Shakespeare's Sonnets: When forty winters shall besiege thy brow

Poem: 

Sonnet 2

Original Text: 
SHAKE-SPEARES SONNETS (London: G. Eld for T. T. and sold by William Aspley, 1609): b1r-b1v.
2And dig deep trenches in thy beauty's field,
5Then being askt where all thy beauty lies,
7To say within thine own deep-sunken eyes
9How much more praise deserv'd thy beauty's use
10If thou could'st answer, "This fair child of mine
13    This were to be new made when thou art old,
14    And see thy blood warm when thou feel'st it cold.

Notes

1] forty winters: Shakespeare dates a man "old" (13) at 40 years, that is, if speaking for himself, his age in 1604. Back to Line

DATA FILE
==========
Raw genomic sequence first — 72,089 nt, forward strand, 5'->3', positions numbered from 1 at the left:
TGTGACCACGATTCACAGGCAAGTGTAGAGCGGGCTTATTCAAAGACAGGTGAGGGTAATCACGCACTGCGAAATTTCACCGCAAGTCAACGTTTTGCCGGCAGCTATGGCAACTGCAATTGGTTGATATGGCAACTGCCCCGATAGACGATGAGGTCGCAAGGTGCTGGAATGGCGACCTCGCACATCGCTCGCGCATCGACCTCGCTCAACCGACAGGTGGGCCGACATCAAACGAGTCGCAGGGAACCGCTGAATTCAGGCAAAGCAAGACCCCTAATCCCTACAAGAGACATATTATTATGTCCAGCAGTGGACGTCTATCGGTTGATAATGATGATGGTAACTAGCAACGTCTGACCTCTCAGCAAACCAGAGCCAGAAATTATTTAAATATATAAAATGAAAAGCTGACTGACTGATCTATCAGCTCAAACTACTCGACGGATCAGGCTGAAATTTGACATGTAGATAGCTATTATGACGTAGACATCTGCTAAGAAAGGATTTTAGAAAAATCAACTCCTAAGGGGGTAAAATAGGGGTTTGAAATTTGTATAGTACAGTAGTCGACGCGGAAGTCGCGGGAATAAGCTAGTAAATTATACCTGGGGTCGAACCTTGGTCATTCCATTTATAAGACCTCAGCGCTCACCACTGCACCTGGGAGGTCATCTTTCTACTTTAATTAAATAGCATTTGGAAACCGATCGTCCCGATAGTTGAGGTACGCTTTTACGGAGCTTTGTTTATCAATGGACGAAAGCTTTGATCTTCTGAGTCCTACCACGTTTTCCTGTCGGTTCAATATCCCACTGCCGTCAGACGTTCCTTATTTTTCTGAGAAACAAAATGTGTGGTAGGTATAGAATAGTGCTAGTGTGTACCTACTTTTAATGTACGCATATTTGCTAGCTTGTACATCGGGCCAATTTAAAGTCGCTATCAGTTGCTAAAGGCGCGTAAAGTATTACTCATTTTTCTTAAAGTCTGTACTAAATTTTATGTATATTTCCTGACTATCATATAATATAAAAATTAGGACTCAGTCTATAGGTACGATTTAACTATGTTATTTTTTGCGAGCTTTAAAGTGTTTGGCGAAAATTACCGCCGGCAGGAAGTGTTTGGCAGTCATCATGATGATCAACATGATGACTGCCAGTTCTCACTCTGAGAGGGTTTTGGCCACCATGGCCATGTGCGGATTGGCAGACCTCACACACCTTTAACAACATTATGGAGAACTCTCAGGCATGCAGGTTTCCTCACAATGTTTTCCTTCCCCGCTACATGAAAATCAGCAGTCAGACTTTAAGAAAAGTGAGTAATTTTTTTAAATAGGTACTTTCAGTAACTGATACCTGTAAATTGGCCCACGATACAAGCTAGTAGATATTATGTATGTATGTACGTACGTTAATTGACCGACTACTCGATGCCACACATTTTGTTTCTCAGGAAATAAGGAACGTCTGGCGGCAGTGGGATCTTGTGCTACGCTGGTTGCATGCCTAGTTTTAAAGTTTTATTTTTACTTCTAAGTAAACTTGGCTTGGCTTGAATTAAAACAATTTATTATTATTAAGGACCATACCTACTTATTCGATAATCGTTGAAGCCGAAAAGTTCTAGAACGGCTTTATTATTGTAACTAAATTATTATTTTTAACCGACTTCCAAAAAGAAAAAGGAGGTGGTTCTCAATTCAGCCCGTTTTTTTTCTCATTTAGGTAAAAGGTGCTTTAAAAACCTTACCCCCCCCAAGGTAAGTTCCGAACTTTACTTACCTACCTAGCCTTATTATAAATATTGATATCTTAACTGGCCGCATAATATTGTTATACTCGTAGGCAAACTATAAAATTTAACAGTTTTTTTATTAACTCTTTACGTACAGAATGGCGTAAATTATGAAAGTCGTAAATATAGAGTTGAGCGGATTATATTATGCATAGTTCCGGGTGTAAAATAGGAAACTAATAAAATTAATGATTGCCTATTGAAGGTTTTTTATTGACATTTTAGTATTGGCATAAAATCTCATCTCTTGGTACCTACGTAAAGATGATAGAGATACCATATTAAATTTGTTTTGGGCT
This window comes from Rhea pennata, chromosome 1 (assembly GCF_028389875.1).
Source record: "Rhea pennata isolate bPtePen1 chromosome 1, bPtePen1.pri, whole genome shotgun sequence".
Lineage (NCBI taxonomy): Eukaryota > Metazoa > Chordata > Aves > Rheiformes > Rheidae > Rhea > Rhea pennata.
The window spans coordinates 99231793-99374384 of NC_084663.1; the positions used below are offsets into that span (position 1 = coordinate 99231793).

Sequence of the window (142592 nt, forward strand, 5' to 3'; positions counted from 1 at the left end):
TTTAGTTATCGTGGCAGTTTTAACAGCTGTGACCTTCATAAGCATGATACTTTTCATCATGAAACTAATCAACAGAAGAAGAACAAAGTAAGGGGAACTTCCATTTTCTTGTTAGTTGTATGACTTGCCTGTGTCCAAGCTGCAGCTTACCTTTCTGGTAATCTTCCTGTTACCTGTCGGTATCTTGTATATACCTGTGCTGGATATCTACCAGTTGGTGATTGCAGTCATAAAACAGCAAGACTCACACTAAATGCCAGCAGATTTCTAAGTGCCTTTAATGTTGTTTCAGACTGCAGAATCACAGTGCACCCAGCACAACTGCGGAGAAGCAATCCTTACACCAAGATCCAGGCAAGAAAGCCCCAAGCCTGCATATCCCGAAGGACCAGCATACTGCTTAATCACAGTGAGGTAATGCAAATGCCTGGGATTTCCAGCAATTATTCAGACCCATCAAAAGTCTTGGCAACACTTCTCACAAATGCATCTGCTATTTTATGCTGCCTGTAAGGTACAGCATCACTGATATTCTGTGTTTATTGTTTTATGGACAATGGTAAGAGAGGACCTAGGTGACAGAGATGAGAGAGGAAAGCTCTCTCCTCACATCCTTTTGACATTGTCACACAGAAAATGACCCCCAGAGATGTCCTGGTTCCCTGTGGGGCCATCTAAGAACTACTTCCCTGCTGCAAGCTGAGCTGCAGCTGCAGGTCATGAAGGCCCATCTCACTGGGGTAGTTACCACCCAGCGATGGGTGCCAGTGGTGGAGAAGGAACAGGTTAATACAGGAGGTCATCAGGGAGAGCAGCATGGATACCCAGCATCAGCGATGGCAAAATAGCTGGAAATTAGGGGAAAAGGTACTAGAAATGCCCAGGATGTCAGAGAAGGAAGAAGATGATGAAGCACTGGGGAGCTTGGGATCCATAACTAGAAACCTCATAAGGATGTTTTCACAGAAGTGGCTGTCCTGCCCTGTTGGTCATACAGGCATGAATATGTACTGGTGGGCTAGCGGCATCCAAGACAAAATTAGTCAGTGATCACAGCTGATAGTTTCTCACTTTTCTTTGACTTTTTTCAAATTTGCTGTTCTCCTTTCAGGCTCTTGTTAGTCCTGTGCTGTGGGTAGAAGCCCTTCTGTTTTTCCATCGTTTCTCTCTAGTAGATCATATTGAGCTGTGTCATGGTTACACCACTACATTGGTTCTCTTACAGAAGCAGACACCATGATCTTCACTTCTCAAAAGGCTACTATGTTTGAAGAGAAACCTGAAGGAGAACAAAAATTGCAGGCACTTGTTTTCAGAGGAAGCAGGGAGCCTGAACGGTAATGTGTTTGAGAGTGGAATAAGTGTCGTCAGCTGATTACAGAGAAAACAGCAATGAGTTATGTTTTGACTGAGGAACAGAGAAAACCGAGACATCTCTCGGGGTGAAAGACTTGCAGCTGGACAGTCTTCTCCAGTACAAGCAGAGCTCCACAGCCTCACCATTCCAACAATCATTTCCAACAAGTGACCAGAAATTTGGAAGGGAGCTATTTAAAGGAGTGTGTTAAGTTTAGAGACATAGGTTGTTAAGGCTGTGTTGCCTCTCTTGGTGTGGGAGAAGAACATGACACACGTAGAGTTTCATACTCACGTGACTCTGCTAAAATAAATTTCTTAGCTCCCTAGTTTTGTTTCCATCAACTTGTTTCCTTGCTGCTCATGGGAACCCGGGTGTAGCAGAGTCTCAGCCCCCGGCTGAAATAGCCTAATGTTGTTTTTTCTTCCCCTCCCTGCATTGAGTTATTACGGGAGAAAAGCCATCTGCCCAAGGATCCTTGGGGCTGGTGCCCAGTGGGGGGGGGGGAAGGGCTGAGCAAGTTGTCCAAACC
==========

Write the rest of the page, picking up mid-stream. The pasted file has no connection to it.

3] livery] clothes or distinctive outfit supplied to a lord's servants so to identify their household and function. Prosody makes the word trisyllabic. Back to Line
4] totter'd] tattered. weed] wild plant; clothes. Back to Line
6] lusty] delightful. Back to Line
8] An eleven-syllable line: perhaps originally "Were all-eating shame ..." thriftless: worthless. Back to Line
11] sum my count] give my reckoning. make my old excuse] extenuate my old age. Back to Line
12] succession] his child lawfully inherits his former beauty. Back to Line
Publication Start Year: 
1609
RPO poem Editors: 
Ian Lancashire
RPO Edition: 
2008
Rhyme: 
Form: